While trying to navigate a large, unfamiliar application, I find a cross referenced browser invaluable. For statically typed languages, there exist a whole bunch: LXR, the browser part of MSVC IDE, etc. For Ruby, are there any? I realize that it won't be perfect, as you can't always know excatly where the method is defined. But a simple algorithm which would certainly be at least 80/20 would be: 1) If it is proceeded by a dot, it is a method name 2) To guess the class of any object: If you see: variable_name = CapitalLetter.something, you can guess that variable_name is an instance of CapitalLetter 3) To find a method definition, first look through the methods defined for that class (RDoc is already able to parse them), then look through the current file, then, through all the files required in. Failing that, link to a simple search page, listing all of the places where it is defined. For me, a simple browser like this makes all the difference navigating unfamiliar code. I have no experience with CTags - maybe it could be used to do something like this? --- PS For a radically different approach, how 'bout using Ruby to load the app in a sandbox, and reflect across the entire ObjectSpace to figure everything out? Could this be done? I know it's a lot of work - beyond the scope of my initial request - but, if it could, it could add code completion and refactoring to dynamic lang IDE's, something which many developers truely miss.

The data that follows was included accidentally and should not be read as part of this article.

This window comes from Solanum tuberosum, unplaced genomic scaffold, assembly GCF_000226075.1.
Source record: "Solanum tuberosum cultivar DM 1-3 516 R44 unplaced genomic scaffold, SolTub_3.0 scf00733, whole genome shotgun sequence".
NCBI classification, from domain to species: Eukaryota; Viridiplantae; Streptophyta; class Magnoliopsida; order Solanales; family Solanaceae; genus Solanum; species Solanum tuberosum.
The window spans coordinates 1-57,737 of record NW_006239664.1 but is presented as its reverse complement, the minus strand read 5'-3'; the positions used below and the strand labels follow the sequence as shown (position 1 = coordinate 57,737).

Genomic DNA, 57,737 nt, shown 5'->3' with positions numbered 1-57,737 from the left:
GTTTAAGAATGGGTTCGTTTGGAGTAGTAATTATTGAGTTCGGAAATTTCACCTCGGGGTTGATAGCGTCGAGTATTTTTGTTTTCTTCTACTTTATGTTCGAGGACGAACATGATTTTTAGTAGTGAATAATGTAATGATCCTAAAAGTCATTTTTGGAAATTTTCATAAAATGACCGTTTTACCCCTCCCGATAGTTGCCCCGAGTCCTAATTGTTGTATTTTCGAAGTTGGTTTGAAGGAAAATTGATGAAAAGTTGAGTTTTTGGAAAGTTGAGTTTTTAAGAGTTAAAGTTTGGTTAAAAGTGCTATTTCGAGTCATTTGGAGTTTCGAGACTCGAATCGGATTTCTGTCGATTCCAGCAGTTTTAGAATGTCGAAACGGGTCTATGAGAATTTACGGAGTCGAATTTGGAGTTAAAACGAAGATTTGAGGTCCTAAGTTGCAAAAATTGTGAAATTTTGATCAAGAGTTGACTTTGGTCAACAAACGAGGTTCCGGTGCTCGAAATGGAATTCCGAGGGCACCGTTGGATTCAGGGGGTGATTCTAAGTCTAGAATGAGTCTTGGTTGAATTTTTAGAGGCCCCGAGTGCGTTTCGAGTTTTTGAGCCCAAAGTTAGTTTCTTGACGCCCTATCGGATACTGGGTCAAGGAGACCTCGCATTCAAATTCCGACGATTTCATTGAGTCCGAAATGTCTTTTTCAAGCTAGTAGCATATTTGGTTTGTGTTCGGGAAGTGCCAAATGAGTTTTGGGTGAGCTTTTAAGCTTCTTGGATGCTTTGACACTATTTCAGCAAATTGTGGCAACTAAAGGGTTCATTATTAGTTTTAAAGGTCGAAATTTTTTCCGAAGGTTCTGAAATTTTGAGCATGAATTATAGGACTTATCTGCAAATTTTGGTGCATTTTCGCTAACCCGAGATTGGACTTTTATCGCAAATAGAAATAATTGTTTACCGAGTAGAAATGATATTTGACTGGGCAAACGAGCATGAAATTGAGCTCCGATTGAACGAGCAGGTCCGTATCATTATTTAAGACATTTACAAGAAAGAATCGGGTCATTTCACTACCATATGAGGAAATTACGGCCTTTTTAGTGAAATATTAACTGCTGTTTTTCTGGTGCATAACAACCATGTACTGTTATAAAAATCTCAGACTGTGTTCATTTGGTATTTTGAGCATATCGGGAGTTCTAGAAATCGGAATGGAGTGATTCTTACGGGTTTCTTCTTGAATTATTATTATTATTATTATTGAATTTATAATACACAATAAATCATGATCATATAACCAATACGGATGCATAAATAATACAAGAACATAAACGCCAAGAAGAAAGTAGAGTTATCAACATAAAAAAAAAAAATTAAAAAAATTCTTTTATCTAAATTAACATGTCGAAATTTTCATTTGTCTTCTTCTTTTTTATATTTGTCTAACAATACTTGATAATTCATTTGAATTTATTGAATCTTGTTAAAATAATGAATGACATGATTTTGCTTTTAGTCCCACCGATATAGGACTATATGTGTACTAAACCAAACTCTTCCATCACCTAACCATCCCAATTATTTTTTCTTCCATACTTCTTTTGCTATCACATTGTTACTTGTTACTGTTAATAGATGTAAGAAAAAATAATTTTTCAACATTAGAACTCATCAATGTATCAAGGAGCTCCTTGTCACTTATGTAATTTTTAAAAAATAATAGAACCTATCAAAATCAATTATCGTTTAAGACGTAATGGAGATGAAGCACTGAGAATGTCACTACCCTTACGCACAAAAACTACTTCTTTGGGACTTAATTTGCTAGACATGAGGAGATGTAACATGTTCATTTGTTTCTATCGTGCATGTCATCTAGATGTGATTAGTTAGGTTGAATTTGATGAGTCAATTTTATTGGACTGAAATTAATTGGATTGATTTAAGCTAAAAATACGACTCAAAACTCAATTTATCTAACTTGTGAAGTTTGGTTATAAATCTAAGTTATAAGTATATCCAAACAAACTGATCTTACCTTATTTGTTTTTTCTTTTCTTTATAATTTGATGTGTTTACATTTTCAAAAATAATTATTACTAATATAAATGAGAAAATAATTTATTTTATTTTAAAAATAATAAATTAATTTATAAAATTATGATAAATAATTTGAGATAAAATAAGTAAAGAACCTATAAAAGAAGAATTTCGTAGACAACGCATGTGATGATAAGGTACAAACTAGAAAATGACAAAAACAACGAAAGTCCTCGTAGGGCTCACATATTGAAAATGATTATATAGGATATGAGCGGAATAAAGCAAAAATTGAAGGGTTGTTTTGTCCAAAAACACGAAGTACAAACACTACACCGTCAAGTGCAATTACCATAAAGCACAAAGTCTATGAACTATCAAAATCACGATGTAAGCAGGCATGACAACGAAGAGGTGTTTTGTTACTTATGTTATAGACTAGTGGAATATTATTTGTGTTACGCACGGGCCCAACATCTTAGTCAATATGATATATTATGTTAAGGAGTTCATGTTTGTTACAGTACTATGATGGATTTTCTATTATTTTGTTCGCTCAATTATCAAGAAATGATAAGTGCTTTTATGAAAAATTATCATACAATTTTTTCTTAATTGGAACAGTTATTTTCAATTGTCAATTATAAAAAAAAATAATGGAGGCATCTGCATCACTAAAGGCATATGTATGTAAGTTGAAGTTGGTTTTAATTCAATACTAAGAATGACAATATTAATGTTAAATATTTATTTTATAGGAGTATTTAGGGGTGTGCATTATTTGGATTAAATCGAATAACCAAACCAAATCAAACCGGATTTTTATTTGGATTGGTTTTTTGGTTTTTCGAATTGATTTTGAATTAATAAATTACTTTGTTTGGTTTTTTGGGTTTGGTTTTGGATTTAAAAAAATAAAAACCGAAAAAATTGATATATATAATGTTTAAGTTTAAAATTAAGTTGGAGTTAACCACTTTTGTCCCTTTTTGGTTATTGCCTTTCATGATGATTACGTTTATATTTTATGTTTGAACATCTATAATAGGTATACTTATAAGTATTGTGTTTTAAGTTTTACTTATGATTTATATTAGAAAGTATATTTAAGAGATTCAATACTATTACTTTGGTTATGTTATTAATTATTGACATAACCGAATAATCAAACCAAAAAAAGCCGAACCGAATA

on 2005-12-12 23:55
on 2005-12-13 05:38
Huh?! I thought everyone would jump at this. Am I the only one who finds these type of cross references TREMENDOUSLY USEFUL?
on 2005-12-14 11:47
email@example.com wrote: > Huh?! > > I thought everyone would jump at this. > > Am I the only one who finds these type of cross references > TREMENDOUSLY USEFUL? Maybe because RDoc does most of the cross-references you want, if only you follow the rules *and* you can read the code. So you can use your normal browser :) Cheers, V.- -- http://www.braveworld.net/riva
on 2005-12-14 19:21
firstname.lastname@example.org writes: > Huh?! > > I thought everyone would jump at this. > > Am I the only one who finds these type of cross references TREMENDOUSLY > USEFUL? Where are the millions of lines of Ruby they would be needed for? :-)